Omatsuzaki is a beach that lies in North Komatsu, Shiga town, Shiga prefecture. It is a crescent shaped sand bar situated on the northern side of the Hira river mouth. It also bulges along the eastern side of Lake Biwa.
Omatsuzaki is chosen as one of the 8 scenic spots of Lake Biwa, and is known as 'Cool Breeze - Omatsuzaki White Beach'. The depth of the water suddenly changes, and the water – so clear it's as if one could catch a fish by hand – stretches far out. The view of white sand and green pines, spreading for 3km with the Hira mountain range as its backdrop, is just magnificent.
Omatsuzaki has been known as a scenic spot since olden times. In summer, it becomes the number-one leisure venue for Lake Biwa. At that time, it is crowded with people enjoying sports such as windsurfing and swimming. Omatsuzaki-no-hakutei is a scenic area that catches the heart of visitors.
There is a village on Taketomijima (Taketomi Island) that preserves much of the traditional architecture, customs and cultures of this area of Okinawa. The village is famous for its traditional houses, which were built to withstand the frequent typhoons that buffet the island.
'Shisa' (a Ryukyu decoration that looks like a dog-lion) can be seen on rooftops or walls of houses as wards against evil. The shisa of Taketomijima are unique in shape and color, all having a different, individual expression, conceived and merged from the individual customs and cultures of each area.
In 1987, the village was nominated as an Important Traditional National Preservation Area. The view from the Nagomino-Tou tower in Akayama Park, in the middle of the town, is especially worth seeing.
Also preserved at Taketomijima is an event known as the Tanedori-matsuri (festival), which has been designated as an important intangible cultural heritage.
Even today, the village embodies tradition with its stunning contrast of white sandy roads and red-brick houses surrounded by coral-studded walls and flowering hibiscus.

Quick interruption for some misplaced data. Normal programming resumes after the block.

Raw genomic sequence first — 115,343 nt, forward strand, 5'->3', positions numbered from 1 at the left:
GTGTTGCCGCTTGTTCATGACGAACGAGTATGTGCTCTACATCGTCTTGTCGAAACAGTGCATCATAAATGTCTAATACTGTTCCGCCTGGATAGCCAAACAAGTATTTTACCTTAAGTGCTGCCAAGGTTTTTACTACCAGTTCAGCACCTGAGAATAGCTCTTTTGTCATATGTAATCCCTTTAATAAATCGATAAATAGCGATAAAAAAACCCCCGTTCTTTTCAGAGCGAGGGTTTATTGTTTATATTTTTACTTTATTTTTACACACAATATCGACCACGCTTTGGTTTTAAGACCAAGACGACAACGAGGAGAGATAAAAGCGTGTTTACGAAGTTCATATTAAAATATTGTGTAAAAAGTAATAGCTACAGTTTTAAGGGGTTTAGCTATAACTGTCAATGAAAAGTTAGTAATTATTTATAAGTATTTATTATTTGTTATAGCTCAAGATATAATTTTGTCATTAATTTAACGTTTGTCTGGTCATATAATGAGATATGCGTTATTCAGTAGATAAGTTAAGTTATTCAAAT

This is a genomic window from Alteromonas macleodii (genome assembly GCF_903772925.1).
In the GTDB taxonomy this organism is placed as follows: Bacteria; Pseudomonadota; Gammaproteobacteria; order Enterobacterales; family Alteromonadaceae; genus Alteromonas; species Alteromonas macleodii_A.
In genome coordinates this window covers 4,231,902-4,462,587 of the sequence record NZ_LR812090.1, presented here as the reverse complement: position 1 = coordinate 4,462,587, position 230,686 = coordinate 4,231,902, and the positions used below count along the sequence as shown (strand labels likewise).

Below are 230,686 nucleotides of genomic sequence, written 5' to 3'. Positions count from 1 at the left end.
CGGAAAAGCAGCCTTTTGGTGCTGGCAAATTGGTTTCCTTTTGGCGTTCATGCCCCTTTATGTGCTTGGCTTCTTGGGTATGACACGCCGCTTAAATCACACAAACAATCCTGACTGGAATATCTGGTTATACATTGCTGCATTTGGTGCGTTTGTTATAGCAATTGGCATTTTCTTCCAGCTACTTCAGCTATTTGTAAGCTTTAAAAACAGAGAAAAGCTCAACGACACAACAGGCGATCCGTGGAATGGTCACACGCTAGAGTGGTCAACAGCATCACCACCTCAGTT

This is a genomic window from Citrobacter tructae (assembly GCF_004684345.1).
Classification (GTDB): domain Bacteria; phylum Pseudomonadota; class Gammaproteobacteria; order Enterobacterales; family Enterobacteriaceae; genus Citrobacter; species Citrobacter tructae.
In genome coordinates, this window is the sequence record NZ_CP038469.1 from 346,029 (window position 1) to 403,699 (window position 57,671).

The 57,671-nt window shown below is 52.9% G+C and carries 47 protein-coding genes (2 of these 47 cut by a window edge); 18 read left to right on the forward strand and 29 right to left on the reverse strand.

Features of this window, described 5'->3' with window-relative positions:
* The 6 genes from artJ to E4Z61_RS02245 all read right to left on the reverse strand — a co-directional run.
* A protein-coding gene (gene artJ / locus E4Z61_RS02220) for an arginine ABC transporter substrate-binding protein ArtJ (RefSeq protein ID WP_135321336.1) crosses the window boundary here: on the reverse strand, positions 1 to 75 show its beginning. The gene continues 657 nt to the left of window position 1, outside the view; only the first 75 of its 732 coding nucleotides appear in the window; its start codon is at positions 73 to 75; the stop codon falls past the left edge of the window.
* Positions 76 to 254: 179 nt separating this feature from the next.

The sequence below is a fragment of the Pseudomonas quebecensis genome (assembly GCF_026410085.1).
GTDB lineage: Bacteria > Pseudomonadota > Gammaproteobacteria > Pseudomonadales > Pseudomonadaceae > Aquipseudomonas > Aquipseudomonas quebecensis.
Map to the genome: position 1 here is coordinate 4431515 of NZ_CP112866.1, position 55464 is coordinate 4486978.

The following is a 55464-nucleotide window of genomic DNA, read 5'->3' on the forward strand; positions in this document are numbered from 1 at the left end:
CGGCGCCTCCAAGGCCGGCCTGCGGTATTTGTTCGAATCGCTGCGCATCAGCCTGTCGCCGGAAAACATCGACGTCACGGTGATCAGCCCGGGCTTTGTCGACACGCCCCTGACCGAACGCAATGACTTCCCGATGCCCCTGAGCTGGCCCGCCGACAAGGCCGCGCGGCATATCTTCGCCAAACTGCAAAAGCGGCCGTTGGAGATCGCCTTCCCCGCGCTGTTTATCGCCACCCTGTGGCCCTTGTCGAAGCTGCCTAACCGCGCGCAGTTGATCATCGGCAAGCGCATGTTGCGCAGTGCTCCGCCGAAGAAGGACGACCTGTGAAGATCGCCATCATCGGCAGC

The Tsuda-no-matsubara is a waterfront located within Kinrin Park in Tsuda-machi, Sanuki-shi, Kagawa Prefecture. This waterfront is designated as part of the Setonaikai National Park and was built 400 years ago, on the orders of Tokugawa Ieyasu.
It is said that the name 'kinrin' derives from the sound of the sea breeze in the pine trees, which sounds like the 'kin' (or the 'koto', a traditional instrument). About 3,000 pine trees are reputed to thrive in Tsuda-no-Matsubara. Not only is the scenery exquisite, it also acts a windbreak.
Also here, are seven aged pine trees named for the Seven Gods of Fortune. Bridges lie along the trail, including the notable Negae-bashi ('Wish Bridge') and, on the way back, the Kanae-bashi ('Come True Bridge'). Legend has it that, if you recite your dreams and wishes to yourself as you cross this bridge, they will come true.
In the swimming season, the seashore, with its white sand and green pine trees, becomes lively and animated with people. This beach is cherished and revered by many people, and is sometimes used as a movie location.
Komaka Island is an uninhabited island about 800 meters in circumference and surrounded by white sandy beaches. It lies off Chinen-son in Okinawa.
This area is a must for all marine sports, including snorkeling, diving, swimming and observing the many different colorful tropical fish near the beach. During the summer, many people camp on the island, from where at night they can see the skies full of beautiful stars. From late May to fall, the heartwarming sight of migratory ajisashi (common terns) nesting on the island, laying eggs and raising chicks can be seen.
By walking around the island, nearby islands such as Kudakajima and Tsukenjima can be seen. The island is small enough to walk around in about 15 minutes, and the shallow sea stretches out far and wide.
It seems as if this island came straight out of a fairy tale, like a petite, lovely island floating on the vast open sea.